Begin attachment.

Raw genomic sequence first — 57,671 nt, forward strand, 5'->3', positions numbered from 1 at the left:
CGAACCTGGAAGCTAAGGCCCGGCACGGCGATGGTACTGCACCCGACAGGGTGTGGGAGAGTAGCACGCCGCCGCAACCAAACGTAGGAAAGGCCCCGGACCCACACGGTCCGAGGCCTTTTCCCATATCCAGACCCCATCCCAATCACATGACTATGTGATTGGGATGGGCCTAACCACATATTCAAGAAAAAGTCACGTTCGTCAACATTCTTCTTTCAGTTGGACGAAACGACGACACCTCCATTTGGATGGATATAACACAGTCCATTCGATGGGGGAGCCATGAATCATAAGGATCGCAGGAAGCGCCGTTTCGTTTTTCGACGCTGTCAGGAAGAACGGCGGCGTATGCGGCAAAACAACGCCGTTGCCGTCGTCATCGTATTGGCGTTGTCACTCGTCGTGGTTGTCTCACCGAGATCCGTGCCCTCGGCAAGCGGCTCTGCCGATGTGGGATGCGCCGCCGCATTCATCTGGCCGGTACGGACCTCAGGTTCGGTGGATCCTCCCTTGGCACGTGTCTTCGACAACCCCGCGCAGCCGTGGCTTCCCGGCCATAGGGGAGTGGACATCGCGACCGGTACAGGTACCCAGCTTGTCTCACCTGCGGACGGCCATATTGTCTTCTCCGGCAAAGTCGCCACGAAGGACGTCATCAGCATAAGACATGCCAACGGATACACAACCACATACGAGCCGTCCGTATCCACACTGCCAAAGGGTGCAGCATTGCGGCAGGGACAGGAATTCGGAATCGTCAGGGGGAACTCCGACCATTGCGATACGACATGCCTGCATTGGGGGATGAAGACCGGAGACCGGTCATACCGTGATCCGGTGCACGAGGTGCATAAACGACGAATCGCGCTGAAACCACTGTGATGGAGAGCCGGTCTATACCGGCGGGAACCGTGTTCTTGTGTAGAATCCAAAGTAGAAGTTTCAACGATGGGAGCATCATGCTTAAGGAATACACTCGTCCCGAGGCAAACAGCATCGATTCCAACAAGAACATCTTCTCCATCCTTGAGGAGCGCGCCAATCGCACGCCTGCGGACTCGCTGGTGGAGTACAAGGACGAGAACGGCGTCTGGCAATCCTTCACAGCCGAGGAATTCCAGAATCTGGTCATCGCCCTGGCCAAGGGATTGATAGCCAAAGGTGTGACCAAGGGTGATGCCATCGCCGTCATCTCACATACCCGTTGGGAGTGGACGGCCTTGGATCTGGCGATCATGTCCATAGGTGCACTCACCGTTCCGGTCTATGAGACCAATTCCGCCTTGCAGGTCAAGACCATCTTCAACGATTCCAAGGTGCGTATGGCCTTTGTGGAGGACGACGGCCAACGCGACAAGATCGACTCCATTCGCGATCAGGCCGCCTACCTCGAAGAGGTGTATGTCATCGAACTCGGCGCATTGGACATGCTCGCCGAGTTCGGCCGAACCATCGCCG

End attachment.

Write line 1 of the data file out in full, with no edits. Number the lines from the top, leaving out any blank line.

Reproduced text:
Raw genomic sequence first — 57,671 nt, forward strand, 5'->3', positions numbered from 1 at the left: